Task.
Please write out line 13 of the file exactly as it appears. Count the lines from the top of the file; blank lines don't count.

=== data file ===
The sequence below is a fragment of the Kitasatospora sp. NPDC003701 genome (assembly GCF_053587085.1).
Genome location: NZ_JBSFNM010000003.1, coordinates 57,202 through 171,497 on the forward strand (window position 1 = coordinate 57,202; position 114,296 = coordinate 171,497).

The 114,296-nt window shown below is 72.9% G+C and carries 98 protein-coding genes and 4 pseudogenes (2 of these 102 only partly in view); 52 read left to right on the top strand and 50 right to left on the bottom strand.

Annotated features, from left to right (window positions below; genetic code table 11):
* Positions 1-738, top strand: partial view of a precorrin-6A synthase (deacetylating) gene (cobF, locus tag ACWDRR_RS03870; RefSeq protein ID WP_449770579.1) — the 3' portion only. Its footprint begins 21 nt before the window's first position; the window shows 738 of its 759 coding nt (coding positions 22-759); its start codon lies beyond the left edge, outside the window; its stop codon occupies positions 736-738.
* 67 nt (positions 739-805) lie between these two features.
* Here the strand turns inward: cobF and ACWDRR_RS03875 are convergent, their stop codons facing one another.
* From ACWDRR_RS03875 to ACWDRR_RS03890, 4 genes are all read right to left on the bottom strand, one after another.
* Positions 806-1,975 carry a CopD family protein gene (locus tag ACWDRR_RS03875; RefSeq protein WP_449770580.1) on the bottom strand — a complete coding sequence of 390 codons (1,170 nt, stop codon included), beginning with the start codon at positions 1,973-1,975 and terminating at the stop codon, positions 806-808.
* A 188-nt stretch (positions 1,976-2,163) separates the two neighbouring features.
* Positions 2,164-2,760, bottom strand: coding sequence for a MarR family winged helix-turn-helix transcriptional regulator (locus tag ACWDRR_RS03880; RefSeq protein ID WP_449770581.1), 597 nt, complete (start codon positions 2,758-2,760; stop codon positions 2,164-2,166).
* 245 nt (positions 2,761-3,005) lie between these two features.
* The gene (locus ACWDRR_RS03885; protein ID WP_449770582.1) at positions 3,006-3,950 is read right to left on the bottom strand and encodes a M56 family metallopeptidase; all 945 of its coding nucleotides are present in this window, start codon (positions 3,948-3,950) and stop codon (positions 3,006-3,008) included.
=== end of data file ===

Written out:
* The gene (locus ACWDRR_RS03885; protein ID WP_449770582.1) at positions 3,006-3,950 is read right to left on the bottom strand and encodes a M56 family metallopeptidase; all 945 of its coding nucleotides are present in this window, start codon (positions 3,948-3,950) and stop codon (positions 3,006-3,008) included.